Michael Slavin, a local historian who has written about the hill and
leads a group called Friends of Tara, says that 90 percent of the
residents of County Meath support the project, but that opponents have
mobilized the news media and international opposition through distorted
arguments and use of the Internet. "To say the motorway is going
through the Hill of Tara is like saying the Washington Monument could
be destroyed by a highway built two miles away," he says.

The next decision is in the hands of Dick Roche, the environment
minister, who has to decide whether to give the excavators permission
to dig up and move archaeological finds. No matter what he decides,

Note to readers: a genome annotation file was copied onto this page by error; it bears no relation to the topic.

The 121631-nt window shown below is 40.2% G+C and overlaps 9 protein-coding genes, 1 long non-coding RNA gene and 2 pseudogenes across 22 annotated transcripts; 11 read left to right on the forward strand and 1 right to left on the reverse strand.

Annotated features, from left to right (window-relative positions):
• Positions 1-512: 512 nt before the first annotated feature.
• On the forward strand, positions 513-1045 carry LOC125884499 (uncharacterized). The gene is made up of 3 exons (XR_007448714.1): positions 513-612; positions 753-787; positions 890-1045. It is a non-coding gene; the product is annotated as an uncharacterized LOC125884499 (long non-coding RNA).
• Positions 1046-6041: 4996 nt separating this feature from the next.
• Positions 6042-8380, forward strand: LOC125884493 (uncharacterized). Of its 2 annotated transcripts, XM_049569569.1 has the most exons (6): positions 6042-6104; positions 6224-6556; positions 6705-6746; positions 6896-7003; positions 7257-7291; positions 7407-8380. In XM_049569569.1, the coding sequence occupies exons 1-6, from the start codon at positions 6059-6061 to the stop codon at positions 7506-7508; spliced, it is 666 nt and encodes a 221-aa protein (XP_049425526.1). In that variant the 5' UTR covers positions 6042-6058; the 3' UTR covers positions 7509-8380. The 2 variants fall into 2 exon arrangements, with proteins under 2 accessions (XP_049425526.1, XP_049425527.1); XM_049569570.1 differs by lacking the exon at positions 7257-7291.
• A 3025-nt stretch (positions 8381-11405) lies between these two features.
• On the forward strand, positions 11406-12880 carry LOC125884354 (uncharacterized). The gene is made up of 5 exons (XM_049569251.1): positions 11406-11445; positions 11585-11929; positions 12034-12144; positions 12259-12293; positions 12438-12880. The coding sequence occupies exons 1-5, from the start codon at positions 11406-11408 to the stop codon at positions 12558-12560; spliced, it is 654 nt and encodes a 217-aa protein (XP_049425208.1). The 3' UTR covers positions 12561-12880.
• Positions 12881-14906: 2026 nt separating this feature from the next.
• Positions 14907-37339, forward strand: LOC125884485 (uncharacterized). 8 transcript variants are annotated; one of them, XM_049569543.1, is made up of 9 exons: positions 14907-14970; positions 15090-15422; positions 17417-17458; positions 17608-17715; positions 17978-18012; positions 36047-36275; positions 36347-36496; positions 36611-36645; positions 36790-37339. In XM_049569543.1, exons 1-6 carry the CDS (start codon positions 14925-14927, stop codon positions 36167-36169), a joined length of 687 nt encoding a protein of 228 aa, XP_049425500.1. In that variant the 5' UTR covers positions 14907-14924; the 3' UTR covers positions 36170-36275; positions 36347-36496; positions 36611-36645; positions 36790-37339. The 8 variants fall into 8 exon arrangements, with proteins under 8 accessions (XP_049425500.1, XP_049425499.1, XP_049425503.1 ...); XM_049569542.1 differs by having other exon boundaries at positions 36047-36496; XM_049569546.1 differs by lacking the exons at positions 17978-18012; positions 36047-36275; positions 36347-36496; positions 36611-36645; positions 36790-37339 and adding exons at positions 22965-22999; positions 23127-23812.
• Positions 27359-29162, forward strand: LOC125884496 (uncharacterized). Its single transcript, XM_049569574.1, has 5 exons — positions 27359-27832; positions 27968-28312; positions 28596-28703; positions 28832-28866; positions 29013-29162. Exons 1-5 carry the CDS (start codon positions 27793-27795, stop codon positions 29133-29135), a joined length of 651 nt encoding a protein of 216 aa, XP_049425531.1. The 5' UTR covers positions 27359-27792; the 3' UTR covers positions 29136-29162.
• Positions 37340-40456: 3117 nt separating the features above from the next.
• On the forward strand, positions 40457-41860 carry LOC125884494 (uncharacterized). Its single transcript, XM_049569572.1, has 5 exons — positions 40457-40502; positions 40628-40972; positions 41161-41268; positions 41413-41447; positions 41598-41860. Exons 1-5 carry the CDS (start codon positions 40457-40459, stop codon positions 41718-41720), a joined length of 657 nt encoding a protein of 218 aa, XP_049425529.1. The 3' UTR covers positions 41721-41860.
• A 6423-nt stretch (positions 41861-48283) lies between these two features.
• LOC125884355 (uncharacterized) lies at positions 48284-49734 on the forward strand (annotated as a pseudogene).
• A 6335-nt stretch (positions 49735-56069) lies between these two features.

both sides expect the matter to wind up in court.

"We realize we can't freeze-frame the whole country," says
archaeologist Newman. "But the Hill of Tara has exceptional importance
and status conferred upon us by our ancestors from pre-history."
 

ocoonassa

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By the ghosts of hippies and archaeologists
 

owedtojoy

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I never accepted the logic of the motorway being built where it was.

Old maps can show you that there were once many more monuments around Tara - but they have gradually disappeared though land use and farming. any hope of excavating these is now gone.

The other point is the modern focus on the hilltop is completely wrong - the evidence indicates that the Tara-Skryne valley was a sacred landscape where the streams and land had a ritual significance.

I think the motorway was built to give two fingers to anyone who cared about Ireland's heritage. It basically said "We're in charge, and we will build what we like where we like."